A professional website can help turn your business idea into a reality or help take your enterprise to the next level.

Sure, it’s fine to start with a Facebook business page as you test the waters of taking your small business online. But as you get serious about growing your business, you’ll want to expand your digital footprint to include a website with a custom domain.

Without a proper website, you’re missing a huge opportunity. These tips can help you take your small business online.

1.    Get a domain name

Your domain is the part of your website address that comes after the www. Your domain is your business’s nameplate on the web, so take care to choose a domain name that represents your business and is easy to remember.

How to choose a domain name

  • Keep it short. Would you remember the domain name if you saw it on the side of a bus?
  • Make it easy to type. Avoid hyphens and unusual spellings.
  • Include keywords. Try to use words that people might enter when searching for your type of business.
  • Target your area. You can use your city or province in your domain name to appeal to local customers.

Make sure the name you love isn’t trademarked, copyrighted or in use by another company. That could result in a hassle that’s easily avoided.

Pro tip: If you register more than one domain, attach your website to your primary domain and point any secondary domains to that address. It’s really easy.

2. Plan your website approach

Figure out what you want your website to do for your business. Do you want your website to inform, inspire or generate sales leads? Is it enough for your website to showcase your products and services, or do you want visitors to buy directly from the site? If it’s the latter, you’ll want to consider an e-commerce website.

Prepare for e-commerce

Here’s what you’ll need to plan for if you want to build an e-commerce site:

  • A shopping cart. This tool lets you display product images and descriptions. Look for a cart option that includes important features like shipping options and inventory tracking.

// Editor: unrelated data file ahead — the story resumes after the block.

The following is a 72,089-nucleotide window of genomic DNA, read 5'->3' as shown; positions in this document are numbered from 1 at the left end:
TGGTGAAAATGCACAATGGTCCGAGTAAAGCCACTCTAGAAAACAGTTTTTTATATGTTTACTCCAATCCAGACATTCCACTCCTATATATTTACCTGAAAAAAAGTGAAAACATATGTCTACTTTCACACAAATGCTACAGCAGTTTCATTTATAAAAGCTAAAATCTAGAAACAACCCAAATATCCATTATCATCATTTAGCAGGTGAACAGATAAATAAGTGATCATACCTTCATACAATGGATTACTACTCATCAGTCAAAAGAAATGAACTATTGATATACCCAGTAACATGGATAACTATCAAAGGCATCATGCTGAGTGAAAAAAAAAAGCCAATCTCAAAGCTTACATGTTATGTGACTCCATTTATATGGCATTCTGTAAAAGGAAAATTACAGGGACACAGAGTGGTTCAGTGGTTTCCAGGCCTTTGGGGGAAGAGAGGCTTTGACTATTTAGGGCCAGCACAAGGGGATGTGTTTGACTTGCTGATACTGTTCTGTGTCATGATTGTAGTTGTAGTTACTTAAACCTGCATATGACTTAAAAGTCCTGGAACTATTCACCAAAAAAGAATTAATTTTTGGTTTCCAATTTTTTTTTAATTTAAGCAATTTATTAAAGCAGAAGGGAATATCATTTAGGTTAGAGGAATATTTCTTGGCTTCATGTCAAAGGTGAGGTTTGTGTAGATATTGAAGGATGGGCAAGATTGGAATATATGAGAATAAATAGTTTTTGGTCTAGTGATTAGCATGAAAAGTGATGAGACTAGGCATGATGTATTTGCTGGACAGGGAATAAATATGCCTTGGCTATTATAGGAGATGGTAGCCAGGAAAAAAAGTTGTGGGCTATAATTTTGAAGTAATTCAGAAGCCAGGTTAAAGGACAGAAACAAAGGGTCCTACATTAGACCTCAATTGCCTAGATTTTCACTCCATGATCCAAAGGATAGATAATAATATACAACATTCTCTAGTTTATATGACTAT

• Payment processing. While you can use a third-party service to collect payments, establishing your own merchant account to accept credit card payments will give your business more credibility. Merchant accounts let you accept payments from major credit, debit and gift cards on your site, so your customers don’t have to leave your online store to pay for their goods.
  • SSL. Secure your e-commerce website with an SSL certificate so customers feel safe making purchases on your site. Visual indicators of an SSL can include a padlock icon in the browser, https:// before the website address, and a green address bar.
  • The local GoDaddy e-commerce solution works through a WordPress plugin, so this is more suited to professionals who are comfortable with taking their website to the next level.

3. Choose your website creation tools

You have options for creating your website depending on how comfortable you feel creating and managing your own website.:

Website Builder

Site builders like GoDaddy’s Website Builder are great if you’re a DIY-type who wants an affordable, attractive, basic professional website in a short amount of time.

WordPress

Do you like the idea of building and updating your own website without learning HTML, but want more flexibility than a website builder? If you’ve got a little skill and some extra time, WordPress might be for you.

You can choose from free or paid WordPress themes (designs for the overall style of your website). A range of plugins can also boost your site’s features and functionality.

Professional designer

Hiring a professional designer is a great option if you have an idea for your website, but don’t want to build it yourself. It can be expensive, but the results might perfectly meet your needs.

We live in a mobile-first world, so many (if not all) of your visitors will view your website from a mobile device. Whether you design your own website or hire a designer to do it for you, make sure your small business website is mobile-ready.